FASface.jpg

The following facial features may be associated with FAS

  • Microcephaly - leads to small head circumference
  • Palpebral fissure - short opening of eye
  • Epicanthal folds - fold of skin at inside of corner of eye
  • Midface - flat
  • Nasal Bridge - low
  • Philtrum - Indistinct, vertical grooves between nose and mouth
  • Upper Lip - thin
  • Micrognathia - small jaw
  • Ears - curve at top part of outer ear is underdeveloped and folded over parallel to curve beneath. Gives the appearance of a "railroad track"
Fetal Alcohol Syndrome face appearance

Auricular Abnormalities

Pre-auricular fistulae and appendage locations.jpg

Additional Information

Cephalic Disorders

Cephalic (Greek, kephale = head) are a group of abnormalities that relate to a wide range of skeletal (skull) and neural (brain) associated defects. Listed below are some selected skull defects.

  • Acephaly (absence of head)
  • Exencephaly (brain outside skull)
  • Macrocephaly (large head)
  • Micrencephaly (small brain)
  • Otocephaly (absence of lower jaw)
  • Brachycephaly (premature fusion of coronal suture)
  • Oxycephaly (premature fusion of coronal suture + other)
  • Plagiocephaly (premature unilateral fusion of coronal or lambdoid sutures)
  • Scaphocephaly (premature fusion of sagittal suture)


The following links cover abnormalities of these systems in more detail.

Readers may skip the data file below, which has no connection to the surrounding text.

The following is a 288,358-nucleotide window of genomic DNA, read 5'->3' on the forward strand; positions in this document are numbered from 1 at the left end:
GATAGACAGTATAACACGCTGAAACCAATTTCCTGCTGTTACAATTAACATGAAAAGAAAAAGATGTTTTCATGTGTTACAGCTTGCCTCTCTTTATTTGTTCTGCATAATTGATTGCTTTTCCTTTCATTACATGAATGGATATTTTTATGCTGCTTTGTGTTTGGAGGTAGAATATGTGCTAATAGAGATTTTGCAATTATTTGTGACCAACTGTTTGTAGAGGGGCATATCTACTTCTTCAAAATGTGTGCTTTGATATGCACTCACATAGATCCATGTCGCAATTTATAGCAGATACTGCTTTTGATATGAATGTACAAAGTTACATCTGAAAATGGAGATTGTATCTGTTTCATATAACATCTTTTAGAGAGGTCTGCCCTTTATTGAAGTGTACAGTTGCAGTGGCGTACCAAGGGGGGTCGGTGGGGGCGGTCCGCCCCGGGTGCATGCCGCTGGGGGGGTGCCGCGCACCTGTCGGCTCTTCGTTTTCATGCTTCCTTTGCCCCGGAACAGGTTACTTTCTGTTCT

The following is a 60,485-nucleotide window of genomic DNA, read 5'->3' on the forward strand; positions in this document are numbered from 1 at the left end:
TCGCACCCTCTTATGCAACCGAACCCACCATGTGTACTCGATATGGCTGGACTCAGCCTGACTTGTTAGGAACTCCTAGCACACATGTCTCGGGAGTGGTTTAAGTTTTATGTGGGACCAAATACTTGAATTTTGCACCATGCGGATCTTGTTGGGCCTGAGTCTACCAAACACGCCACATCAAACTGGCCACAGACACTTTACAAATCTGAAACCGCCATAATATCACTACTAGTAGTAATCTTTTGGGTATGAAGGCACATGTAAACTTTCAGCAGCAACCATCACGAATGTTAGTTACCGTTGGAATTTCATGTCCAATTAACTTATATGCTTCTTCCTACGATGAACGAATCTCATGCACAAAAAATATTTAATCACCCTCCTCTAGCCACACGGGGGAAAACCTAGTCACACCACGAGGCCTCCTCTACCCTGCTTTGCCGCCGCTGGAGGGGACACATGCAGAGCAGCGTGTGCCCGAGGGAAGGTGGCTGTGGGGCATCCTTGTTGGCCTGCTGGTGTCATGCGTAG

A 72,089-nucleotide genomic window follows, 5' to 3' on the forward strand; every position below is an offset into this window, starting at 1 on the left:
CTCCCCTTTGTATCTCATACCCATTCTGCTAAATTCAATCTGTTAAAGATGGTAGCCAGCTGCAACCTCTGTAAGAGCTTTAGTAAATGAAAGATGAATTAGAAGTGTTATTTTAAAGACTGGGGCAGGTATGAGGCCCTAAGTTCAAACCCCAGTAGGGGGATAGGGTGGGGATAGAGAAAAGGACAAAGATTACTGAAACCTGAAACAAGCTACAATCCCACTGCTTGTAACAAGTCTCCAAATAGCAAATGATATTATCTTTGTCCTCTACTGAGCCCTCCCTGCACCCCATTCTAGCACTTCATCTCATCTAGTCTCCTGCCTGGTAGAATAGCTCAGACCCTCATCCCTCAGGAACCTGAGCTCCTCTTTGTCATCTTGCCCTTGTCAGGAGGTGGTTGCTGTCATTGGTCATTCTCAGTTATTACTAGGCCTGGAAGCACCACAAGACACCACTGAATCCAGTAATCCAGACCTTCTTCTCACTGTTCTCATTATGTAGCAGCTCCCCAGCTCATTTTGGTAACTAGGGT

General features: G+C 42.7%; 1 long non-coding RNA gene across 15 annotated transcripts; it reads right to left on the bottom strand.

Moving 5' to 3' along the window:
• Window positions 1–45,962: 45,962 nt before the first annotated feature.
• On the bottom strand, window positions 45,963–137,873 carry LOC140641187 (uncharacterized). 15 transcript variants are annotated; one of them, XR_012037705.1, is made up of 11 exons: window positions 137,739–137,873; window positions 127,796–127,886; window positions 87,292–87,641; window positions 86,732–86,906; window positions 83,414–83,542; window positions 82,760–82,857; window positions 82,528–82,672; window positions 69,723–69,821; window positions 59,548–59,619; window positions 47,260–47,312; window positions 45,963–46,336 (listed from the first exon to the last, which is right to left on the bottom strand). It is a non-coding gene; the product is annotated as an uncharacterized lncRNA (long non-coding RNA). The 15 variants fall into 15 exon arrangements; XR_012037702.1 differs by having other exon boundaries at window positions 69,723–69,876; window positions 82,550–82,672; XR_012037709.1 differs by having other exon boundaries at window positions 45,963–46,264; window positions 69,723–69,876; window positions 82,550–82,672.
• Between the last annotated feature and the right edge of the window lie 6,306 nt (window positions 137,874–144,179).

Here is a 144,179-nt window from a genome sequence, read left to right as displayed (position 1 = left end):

Links: Head Abnormalities | Skull Abnormal Synostosis | Hearing Abnormalities | Vision Abnormalities


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Practical 6: Trilaminar Embryo | Early Embryo | Late Embryo | Fetal | Postnatal | Abnormalities




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BGDB: Lecture - Gastrointestinal System | Practical - Gastrointestinal System | Lecture - Face and Ear | Practical - Face and Ear | Lecture - Endocrine | Lecture - Sexual Differentiation | Practical - Sexual Differentiation | Tutorial


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Cite this page: Hill, M.A. (2021, June 20) Embryology BGDB Face and Ear - Abnormalities. Retrieved from https://embryology.med.unsw.edu.au/embryology/index.php/BGDB_Face_and_Ear_-_Abnormalities

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© Dr Mark Hill 2021, UNSW Embryology ISBN: 978 0 7334 2609 4 - UNSW CRICOS Provider Code No. 00098G